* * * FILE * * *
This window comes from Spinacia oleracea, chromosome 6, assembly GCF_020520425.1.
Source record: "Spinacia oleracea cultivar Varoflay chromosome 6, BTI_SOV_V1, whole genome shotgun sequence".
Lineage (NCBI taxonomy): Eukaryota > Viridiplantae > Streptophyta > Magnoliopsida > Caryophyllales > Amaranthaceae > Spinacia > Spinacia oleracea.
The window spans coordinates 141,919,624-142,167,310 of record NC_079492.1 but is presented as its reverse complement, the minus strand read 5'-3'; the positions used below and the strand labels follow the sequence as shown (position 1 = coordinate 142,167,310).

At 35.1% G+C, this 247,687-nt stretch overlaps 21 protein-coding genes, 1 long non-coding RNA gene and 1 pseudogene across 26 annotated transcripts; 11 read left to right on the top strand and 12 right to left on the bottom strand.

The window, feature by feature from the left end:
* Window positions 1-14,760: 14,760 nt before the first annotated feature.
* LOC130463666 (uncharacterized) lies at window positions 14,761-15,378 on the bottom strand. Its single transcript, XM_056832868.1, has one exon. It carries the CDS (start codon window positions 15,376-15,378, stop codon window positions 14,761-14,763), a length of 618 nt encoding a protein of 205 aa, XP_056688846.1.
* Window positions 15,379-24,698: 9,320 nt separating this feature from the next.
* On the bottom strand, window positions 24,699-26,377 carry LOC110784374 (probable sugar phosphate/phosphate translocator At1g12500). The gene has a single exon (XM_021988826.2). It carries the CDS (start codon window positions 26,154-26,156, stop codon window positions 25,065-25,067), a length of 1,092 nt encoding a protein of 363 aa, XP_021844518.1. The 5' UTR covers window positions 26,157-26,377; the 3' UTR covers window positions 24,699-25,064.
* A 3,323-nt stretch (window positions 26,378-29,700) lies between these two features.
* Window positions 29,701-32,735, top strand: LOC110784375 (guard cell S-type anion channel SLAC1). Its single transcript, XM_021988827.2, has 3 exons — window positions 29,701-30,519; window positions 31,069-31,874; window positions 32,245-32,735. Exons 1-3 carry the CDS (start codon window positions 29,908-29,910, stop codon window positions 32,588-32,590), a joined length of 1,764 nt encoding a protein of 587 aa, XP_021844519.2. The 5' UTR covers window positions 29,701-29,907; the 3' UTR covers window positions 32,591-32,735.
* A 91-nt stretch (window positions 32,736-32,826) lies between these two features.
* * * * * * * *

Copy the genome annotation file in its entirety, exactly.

This window comes from Spinacia oleracea, chromosome 6, assembly GCF_020520425.1.
Source record: "Spinacia oleracea cultivar Varoflay chromosome 6, BTI_SOV_V1, whole genome shotgun sequence".
Lineage (NCBI taxonomy): Eukaryota > Viridiplantae > Streptophyta > Magnoliopsida > Caryophyllales > Amaranthaceae > Spinacia > Spinacia oleracea.
The window spans coordinates 141,919,624-142,167,310 of record NC_079492.1 but is presented as its reverse complement, the minus strand read 5'-3'; the positions used below and the strand labels follow the sequence as shown (position 1 = coordinate 142,167,310).

At 35.1% G+C, this 247,687-nt stretch overlaps 21 protein-coding genes, 1 long non-coding RNA gene and 1 pseudogene across 26 annotated transcripts; 11 read left to right on the top strand and 12 right to left on the bottom strand.

The window, feature by feature from the left end:
* Window positions 1-14,760: 14,760 nt before the first annotated feature.
* LOC130463666 (uncharacterized) lies at window positions 14,761-15,378 on the bottom strand. Its single transcript, XM_056832868.1, has one exon. It carries the CDS (start codon window positions 15,376-15,378, stop codon window positions 14,761-14,763), a length of 618 nt encoding a protein of 205 aa, XP_056688846.1.
* Window positions 15,379-24,698: 9,320 nt separating this feature from the next.
* On the bottom strand, window positions 24,699-26,377 carry LOC110784374 (probable sugar phosphate/phosphate translocator At1g12500). The gene has a single exon (XM_021988826.2). It carries the CDS (start codon window positions 26,154-26,156, stop codon window positions 25,065-25,067), a length of 1,092 nt encoding a protein of 363 aa, XP_021844518.1. The 5' UTR covers window positions 26,157-26,377; the 3' UTR covers window positions 24,699-25,064.
* A 3,323-nt stretch (window positions 26,378-29,700) lies between these two features.
* Window positions 29,701-32,735, top strand: LOC110784375 (guard cell S-type anion channel SLAC1). Its single transcript, XM_021988827.2, has 3 exons — window positions 29,701-30,519; window positions 31,069-31,874; window positions 32,245-32,735. Exons 1-3 carry the CDS (start codon window positions 29,908-29,910, stop codon window positions 32,588-32,590), a joined length of 1,764 nt encoding a protein of 587 aa, XP_021844519.2. The 5' UTR covers window positions 29,701-29,907; the 3' UTR covers window positions 32,591-32,735.
* A 91-nt stretch (window positions 32,736-32,826) lies between these two features.